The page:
What is bronchiolitis?Bronchiolitis is an inflammation of the small and the smallest branches of the bronchi, the so-called bronchioles. This inflammation causes swelling of the bronchioles and the exchange of breathing air is made more difficult.
Bronchiolitis is mostly caused by viruses. About every third baby undergoes this infection in his first year of life (NHS 2010, Patient UK 2009). The most common causes are RS viruses (respiratory syncytial virus), but also rhinoviruses and adenoviruses are possible. These viruses can also cause middle ear infections, pseudo-Krupp and pneumonia.
Mostly the virus occurs in the winter months, during the typical cold period between October and March.
The disease begins with flu-like symptoms and mild fever. The children cough and are restricted. Usually everything is over after a week and the inflammation usually heals without consequences. But it can also very quickly create a life-threatening situation. The oxygen saturation drops, the children breathe very fast, often there is no breath sound above the lungs (bad sign!), Breathing is absorbed - in short, it is a dangerous condition for infants and toddlers.
How do I know if my baby has bronchiolitis?Bronchiolitis is usually a bit stronger than a common cold. But the first symptoms are the same:
- runny or stuffy nose
- dry cough
- elevated temperature between 37, 5 and 38 degrees C
- loss of appetite (DH 2009, NHS 2010)
The symptoms can get worse very fast (NHS 2010, Patient UK 2009):
- the cough becomes more persistent
- the breathing gets faster, shallower and strained
- the heart beats faster than usual
- feeding could be more difficult Maybe your child refuses to eat.
When should I take my baby to the doctor?If you're not sure if it's a bronchiolitis or a cold, then go to the pediatrician. He / she will then measure the oxygen in the blood and then decide whether the child may need to be hospitalized. But although the symptoms are dangerous and you understandably worry, most cases of bronchiolitis are harmless and can be treated well at home.
Only about two percent of babies develop severe bronchiolitis and need hospital treatment. Go to the doctor immediately if you notice the following symptoms on your baby:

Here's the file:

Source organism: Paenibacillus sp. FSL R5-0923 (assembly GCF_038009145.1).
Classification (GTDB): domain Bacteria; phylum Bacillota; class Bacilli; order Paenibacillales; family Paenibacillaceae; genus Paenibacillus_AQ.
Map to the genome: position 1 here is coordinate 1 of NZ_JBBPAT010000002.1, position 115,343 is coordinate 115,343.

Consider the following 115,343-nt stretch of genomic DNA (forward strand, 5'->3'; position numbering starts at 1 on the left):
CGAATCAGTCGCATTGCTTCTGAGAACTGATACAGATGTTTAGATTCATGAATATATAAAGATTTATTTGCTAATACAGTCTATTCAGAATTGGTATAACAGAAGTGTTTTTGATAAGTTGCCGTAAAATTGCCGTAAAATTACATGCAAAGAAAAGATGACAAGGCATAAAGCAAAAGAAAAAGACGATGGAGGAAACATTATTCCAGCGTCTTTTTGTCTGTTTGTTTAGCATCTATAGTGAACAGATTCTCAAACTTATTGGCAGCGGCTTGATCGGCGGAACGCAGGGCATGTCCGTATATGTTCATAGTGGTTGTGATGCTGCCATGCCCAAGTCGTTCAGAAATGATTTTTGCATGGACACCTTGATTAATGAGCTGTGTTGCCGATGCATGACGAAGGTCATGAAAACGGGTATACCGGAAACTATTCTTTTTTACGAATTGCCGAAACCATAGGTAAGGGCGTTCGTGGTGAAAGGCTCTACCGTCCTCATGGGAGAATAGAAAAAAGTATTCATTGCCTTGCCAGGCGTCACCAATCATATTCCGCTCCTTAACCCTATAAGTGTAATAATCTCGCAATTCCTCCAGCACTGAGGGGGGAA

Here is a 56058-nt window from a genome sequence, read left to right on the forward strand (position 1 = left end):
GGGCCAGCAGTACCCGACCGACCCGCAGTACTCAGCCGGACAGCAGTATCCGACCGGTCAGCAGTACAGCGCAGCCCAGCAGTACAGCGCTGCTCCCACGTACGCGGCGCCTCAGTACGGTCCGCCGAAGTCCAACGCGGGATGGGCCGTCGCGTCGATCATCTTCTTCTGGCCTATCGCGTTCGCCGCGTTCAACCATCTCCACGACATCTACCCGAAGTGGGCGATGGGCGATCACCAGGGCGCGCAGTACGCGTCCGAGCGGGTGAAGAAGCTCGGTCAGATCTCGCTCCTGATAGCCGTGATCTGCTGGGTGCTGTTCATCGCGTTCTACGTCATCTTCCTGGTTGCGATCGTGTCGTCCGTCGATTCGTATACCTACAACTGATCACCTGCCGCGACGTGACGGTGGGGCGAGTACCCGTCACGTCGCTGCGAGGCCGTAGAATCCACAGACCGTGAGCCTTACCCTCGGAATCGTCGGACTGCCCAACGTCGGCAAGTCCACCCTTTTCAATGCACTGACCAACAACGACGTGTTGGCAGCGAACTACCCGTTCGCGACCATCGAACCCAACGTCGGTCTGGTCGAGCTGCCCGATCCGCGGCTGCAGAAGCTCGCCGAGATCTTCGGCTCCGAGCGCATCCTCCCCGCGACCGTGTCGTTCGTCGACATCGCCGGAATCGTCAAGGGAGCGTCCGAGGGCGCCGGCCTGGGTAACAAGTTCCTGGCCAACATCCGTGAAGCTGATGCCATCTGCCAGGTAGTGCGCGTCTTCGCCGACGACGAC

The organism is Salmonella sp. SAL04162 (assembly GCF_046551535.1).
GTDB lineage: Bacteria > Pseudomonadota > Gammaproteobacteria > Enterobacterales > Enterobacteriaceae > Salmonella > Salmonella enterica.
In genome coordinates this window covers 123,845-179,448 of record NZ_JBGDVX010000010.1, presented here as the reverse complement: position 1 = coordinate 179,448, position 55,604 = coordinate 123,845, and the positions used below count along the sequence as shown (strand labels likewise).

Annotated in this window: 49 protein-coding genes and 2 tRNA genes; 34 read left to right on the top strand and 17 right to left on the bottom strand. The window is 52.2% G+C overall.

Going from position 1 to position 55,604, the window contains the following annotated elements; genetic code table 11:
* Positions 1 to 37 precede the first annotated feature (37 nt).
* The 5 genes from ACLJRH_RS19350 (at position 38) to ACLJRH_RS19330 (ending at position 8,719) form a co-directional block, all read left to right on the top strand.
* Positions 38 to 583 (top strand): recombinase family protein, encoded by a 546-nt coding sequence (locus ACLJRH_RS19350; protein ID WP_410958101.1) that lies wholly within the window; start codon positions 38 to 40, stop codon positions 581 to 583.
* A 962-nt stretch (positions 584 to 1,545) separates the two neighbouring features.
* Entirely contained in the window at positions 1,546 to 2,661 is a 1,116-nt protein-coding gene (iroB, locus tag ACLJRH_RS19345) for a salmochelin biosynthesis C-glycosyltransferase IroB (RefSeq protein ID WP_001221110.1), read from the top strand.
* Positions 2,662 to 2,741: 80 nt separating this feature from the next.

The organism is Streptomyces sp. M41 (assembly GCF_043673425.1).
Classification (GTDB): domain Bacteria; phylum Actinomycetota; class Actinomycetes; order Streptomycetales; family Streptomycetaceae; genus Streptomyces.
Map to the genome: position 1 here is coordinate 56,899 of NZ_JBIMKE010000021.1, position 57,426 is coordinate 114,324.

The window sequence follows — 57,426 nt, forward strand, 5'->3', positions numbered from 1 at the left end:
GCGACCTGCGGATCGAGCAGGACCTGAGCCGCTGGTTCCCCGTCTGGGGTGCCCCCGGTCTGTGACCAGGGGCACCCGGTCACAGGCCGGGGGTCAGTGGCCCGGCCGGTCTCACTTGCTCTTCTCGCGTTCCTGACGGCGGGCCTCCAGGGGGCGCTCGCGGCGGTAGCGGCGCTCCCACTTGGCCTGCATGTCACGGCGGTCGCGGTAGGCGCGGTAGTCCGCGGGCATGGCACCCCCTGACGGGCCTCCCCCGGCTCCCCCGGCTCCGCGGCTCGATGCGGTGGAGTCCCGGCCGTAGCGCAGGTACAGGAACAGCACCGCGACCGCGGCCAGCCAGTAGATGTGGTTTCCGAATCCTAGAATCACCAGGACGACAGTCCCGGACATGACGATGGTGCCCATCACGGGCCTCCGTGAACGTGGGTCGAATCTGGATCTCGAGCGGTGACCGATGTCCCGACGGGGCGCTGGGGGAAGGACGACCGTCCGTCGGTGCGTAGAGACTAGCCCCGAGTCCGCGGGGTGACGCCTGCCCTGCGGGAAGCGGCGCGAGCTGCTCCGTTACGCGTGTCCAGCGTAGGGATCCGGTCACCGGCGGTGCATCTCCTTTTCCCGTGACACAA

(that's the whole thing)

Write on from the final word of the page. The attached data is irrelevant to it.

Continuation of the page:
- It has been drinking only half the usual amount of milk in the last 24 hours
- It shows signs of dehydration - no wet diaper for six hours or longer or mouth and lips are dry
- the fever rises above 38 degrees C
- it seems drowsy and lethargic
- it has difficulty breathing (see below) (NHS 2010, NHS 2008, Patient UK 2009)
Severe bronchiolitis causes respiratory problems, so keep an eye on your baby and immediately call the ambulance or go directly to the clinic if your baby has any of the following symptoms:
- it is wheezing ( a croaking, whistling sound when breathing); the nostrils are puffing up; the skin between the ribs, at the clavicle, or under the costal arch, is apparently sucked inward with every breath; it groans, or its abdominal muscles contract at eachBreath together
- his lips and fingernails turn blue
- breathing accelerates to more than 60 breaths per minute
- breathing occasionally stops for a few seconds
- (CKS 2009, NHS 2010, NHS 2008, Patient UK 2009, SIGN 2006)
- Some babies have a higher risk of getting severe bronchiolitis than others.Go to a pediatrician if you think your child has bronchiolitis and:
- is less than three months was a premature baby
has health problems since birth, such as lung or heart problems
- has a weakened immune system
- has needed extra oxygen in the past
- (CKS 2009, DH 2009, NHS 2010, SIGN 2006)
- How Can I Treat Bronchiolitis at Home?
- Since bronchiolitis is a viral infection, you can not do much except wait for the immune system to do its job. In most cases, bronchiolitis clears after one to two weeks. Most doctors recommend the same treatment as a cold. Here's what you can do to ease your baby's suffering:
Encourage your baby to drink a lot. If you are breastfeeding, give him as many breasts as possible. If your baby gets baby food or solid food, then you can also give him extra water. If it has breathing problems, your child will not want to drink much at once. Therefore, offer him a few sips often, so that it does not dehydrate and the fever is lowered.You can give your baby a fever suppository or a ibuprofen or acetaminophen suitable for children if it is older than three months (CKS 2009, NHS 2010). Read the package leaflet and talk to your doctor or pharmacist if you are unsure about the dose. Paracetamol and ibuprofen reduce the fever and relieve sore throat, which will make your baby easier to eat and drink.